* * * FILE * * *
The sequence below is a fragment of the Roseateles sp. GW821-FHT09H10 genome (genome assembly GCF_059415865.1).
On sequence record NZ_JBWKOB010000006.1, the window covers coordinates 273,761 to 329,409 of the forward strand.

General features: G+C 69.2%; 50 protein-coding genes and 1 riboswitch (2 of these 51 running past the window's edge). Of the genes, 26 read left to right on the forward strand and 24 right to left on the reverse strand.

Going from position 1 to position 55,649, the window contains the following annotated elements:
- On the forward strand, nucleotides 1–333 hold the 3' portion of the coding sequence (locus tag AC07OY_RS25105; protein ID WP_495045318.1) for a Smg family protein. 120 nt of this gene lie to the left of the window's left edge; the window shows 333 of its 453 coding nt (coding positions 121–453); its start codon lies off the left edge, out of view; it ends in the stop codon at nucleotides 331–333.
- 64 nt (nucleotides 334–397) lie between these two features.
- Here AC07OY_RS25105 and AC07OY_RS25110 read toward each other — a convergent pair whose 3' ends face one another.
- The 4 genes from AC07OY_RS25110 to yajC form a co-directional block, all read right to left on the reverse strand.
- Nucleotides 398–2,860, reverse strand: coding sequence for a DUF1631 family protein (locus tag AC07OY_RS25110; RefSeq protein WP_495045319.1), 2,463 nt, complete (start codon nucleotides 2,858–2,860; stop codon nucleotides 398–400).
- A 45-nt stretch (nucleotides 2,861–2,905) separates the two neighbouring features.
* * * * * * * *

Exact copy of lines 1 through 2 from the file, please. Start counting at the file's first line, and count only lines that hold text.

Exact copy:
The sequence below is a fragment of the Roseateles sp. GW821-FHT09H10 genome (genome assembly GCF_059415865.1).
On sequence record NZ_JBWKOB010000006.1, the window covers coordinates 273,761 to 329,409 of the forward strand.